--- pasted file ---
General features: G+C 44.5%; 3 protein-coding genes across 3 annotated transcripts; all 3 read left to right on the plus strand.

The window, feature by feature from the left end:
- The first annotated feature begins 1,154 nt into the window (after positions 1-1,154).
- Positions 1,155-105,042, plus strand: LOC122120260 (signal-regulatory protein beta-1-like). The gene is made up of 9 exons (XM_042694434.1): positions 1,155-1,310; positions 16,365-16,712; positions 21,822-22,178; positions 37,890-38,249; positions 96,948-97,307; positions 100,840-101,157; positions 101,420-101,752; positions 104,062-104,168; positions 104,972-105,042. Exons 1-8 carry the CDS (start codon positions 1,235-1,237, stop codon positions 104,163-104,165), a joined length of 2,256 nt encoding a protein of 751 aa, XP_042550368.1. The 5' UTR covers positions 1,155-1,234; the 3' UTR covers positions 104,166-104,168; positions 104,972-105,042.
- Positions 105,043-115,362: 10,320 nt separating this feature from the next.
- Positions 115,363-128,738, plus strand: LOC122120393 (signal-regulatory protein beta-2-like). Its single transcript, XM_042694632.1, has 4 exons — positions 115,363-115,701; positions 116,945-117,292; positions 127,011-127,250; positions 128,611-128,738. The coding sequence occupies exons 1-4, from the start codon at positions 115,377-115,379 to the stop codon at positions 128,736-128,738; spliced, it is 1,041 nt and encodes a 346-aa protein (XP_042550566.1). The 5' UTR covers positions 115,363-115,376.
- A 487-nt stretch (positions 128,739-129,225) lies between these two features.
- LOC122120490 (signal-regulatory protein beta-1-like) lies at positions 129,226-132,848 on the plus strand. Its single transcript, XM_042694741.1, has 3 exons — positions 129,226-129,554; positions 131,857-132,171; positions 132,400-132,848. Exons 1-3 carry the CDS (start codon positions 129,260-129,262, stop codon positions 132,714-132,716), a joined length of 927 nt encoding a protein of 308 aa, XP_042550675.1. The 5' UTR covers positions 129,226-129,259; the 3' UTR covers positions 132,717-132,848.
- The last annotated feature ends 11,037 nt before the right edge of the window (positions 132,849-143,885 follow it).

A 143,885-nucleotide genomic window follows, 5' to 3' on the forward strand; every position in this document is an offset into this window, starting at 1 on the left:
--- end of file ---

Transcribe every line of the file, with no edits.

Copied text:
General features: G+C 44.5%; 3 protein-coding genes across 3 annotated transcripts; all 3 read left to right on the plus strand.

The window, feature by feature from the left end:
- The first annotated feature begins 1,154 nt into the window (after positions 1-1,154).
- Positions 1,155-105,042, plus strand: LOC122120260 (signal-regulatory protein beta-1-like). The gene is made up of 9 exons (XM_042694434.1): positions 1,155-1,310; positions 16,365-16,712; positions 21,822-22,178; positions 37,890-38,249; positions 96,948-97,307; positions 100,840-101,157; positions 101,420-101,752; positions 104,062-104,168; positions 104,972-105,042. Exons 1-8 carry the CDS (start codon positions 1,235-1,237, stop codon positions 104,163-104,165), a joined length of 2,256 nt encoding a protein of 751 aa, XP_042550368.1. The 5' UTR covers positions 1,155-1,234; the 3' UTR covers positions 104,166-104,168; positions 104,972-105,042.
- Positions 105,043-115,362: 10,320 nt separating this feature from the next.
- Positions 115,363-128,738, plus strand: LOC122120393 (signal-regulatory protein beta-2-like). Its single transcript, XM_042694632.1, has 4 exons — positions 115,363-115,701; positions 116,945-117,292; positions 127,011-127,250; positions 128,611-128,738. The coding sequence occupies exons 1-4, from the start codon at positions 115,377-115,379 to the stop codon at positions 128,736-128,738; spliced, it is 1,041 nt and encodes a 346-aa protein (XP_042550566.1). The 5' UTR covers positions 115,363-115,376.
- A 487-nt stretch (positions 128,739-129,225) lies between these two features.
- LOC122120490 (signal-regulatory protein beta-1-like) lies at positions 129,226-132,848 on the plus strand. Its single transcript, XM_042694741.1, has 3 exons — positions 129,226-129,554; positions 131,857-132,171; positions 132,400-132,848. Exons 1-3 carry the CDS (start codon positions 129,260-129,262, stop codon positions 132,714-132,716), a joined length of 927 nt encoding a protein of 308 aa, XP_042550675.1. The 5' UTR covers positions 129,226-129,259; the 3' UTR covers positions 132,717-132,848.
- The last annotated feature ends 11,037 nt before the right edge of the window (positions 132,849-143,885 follow it).

A 143,885-nucleotide genomic window follows, 5' to 3' on the forward strand; every position in this document is an offset into this window, starting at 1 on the left: